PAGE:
Oligonucleotides

Oligonucleotide - What is an Oligonucleotide?

An oligonucleotide is a short nucleic acid polymer, typically with twenty or fewer bases. Although they can be formed by bond cleavage of longer segments, they are now more commonly synthesized by polymerizing individual nucleotide precursors. Automated synthesizers allow the synthesis of oligonucleotides up to 160 to 200 bases.

The length of the oligonucleotide is usually denoted by "mer" (from Greek ''meros'', "part"). For example, a fragment of 25 bases would be called a 25-mer.

Because oligonucleotides readily bind to their respective complementary nucleotide, they are often used as probes for detecting DNA or RNA.

Examples of procedures that use oligonucleotides include DNA microarrays, Southern blots, ASO analysis, fluorescent in situ hybridization (FISH), and the synthesis of artificial genes.

Oligonucleotides composed of DNA (oligodeoxyribonucleotides) are often used in the polymerase chain reaction, a procedure that can greatly amplify almost any small piece of DNA.

There, the oligonucleotide is referred to as a primer, allowing DNA polymerase to extend the oligonucleotide and replicate the complementary strand.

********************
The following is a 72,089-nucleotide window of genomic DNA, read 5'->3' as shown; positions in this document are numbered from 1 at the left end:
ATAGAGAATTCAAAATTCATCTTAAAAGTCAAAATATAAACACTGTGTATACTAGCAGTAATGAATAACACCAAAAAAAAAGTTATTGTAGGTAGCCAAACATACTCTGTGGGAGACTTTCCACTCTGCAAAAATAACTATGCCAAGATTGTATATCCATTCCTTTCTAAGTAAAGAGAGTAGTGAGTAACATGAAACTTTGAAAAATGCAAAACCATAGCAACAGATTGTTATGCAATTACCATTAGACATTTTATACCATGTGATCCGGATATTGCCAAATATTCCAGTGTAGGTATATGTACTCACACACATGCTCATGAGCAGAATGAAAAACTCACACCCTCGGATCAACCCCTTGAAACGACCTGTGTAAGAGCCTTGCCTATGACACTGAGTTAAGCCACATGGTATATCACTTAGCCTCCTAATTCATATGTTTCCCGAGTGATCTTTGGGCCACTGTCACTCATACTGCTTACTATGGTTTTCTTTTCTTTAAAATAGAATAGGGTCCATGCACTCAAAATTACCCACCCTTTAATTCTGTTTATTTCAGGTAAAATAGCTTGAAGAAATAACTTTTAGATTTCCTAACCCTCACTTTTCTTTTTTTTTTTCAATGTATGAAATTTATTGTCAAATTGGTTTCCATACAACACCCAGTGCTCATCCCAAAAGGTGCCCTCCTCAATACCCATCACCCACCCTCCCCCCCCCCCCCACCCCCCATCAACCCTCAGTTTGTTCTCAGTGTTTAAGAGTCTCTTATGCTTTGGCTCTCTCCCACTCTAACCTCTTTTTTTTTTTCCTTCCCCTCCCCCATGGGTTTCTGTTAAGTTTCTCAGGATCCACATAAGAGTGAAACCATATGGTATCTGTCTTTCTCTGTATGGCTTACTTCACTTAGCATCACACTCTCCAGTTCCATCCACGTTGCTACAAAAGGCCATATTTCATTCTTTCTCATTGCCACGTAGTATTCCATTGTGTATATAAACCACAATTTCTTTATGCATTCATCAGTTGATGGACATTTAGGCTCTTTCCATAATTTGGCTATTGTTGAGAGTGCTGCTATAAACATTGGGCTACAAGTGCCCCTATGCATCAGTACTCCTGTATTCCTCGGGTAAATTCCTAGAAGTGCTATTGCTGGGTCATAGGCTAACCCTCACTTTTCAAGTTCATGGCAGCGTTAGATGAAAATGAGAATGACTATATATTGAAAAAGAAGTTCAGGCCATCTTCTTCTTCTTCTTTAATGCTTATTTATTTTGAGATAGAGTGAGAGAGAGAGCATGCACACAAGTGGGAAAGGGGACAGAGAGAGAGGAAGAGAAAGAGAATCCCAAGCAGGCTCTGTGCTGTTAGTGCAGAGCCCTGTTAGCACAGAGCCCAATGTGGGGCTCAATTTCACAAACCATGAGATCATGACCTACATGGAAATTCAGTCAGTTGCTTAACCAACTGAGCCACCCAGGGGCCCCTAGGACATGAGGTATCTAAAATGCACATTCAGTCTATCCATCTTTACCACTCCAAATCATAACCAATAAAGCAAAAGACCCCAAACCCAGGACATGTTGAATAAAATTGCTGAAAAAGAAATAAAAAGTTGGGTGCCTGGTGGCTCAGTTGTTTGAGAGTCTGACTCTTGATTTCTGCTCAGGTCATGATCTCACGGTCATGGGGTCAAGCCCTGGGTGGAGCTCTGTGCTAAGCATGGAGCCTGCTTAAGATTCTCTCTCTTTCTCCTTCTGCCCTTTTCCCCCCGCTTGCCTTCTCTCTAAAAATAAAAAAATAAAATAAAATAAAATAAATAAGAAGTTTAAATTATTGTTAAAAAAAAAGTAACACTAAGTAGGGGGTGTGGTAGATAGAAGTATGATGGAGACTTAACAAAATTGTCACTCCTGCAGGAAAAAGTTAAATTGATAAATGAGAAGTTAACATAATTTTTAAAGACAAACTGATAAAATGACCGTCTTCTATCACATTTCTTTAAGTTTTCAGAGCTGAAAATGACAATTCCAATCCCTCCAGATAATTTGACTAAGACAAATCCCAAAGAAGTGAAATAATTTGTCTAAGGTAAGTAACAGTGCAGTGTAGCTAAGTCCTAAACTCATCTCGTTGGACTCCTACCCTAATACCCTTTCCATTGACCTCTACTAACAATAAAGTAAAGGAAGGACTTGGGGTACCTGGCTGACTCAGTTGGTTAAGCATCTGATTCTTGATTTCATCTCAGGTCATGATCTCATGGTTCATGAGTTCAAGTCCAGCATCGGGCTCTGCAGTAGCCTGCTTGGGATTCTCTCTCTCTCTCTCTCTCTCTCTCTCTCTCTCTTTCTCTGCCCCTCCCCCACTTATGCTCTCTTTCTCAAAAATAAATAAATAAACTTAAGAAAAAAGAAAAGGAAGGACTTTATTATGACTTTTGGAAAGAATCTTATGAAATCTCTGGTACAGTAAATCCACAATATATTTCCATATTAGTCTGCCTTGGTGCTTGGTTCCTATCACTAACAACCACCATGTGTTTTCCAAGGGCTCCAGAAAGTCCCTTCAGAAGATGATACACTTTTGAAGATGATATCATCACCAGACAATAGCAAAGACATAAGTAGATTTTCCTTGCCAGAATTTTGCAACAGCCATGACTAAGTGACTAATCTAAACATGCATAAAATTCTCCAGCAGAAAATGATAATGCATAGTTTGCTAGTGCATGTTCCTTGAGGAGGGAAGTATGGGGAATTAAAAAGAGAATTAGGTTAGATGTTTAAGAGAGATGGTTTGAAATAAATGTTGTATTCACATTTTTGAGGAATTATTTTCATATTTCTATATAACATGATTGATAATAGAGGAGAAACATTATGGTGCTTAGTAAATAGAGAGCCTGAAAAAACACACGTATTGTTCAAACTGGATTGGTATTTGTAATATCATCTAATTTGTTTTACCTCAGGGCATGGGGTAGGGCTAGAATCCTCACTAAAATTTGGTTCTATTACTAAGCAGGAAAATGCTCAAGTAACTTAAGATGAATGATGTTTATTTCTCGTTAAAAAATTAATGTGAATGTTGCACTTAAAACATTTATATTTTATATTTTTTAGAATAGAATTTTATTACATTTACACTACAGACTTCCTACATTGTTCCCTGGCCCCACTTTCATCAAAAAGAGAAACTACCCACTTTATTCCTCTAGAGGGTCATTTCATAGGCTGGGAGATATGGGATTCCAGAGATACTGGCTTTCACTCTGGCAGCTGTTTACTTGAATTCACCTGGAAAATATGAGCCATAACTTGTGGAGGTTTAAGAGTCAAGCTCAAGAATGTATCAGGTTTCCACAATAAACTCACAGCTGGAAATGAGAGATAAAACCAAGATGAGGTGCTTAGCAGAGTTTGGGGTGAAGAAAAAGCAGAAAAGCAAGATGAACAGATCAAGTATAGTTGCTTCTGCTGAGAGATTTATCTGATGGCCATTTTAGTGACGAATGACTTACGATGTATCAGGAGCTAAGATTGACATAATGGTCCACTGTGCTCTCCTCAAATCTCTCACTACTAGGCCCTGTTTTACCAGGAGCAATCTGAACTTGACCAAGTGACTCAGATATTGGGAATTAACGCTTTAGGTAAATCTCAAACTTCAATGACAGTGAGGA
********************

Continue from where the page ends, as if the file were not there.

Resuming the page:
Antisense oligonucleotides are single strands of DNA or RNA that are complementary to a chosen sequence. In the case of antisense RNA they prevent protein translation of certain messenger RNA strands by binding to them. Antisense DNA can be used to target a specific, complementary (coding or non-coding) RNA. If binding takes places this DNA/RNA hybrid can be degraded by the enzyme RNase H.

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Oligonucleotide Synthesis

Oligonucleotides are chemically synthesized using building blocks, protected phosphoramidites of natural or chemically modified nucleosides or, to a lesser extent, of non-nucleosidic compounds.

The oligonucleotide chain assembly proceeds in the direction from 3'- to 5'-terminus by following a routine procedure referred to as a "synthetic cycle".

Completion of a single synthetic cycle results in the addition of one nucleotide residue to the growing chain.

A less than 100% yield of each synthetic step and the occurrence of side reactions set practical limits of the efficiency of the process so that the maximum length of synthetic oligonucleotides hardly exceeds 200 nucleotide residues.

HPLC and other methods can be used to isolate products with the desired sequence

This article is licensed under the Creative Commons Attribution-ShareAlike License. It uses material from the Wikipedia article on "Oligonucleotide" All material adapted used from Wikipedia is available under the terms of the Creative Commons Attribution-ShareAlike License. Wikipedia® itself is a registered trademark of the Wikimedia Foundation, Inc.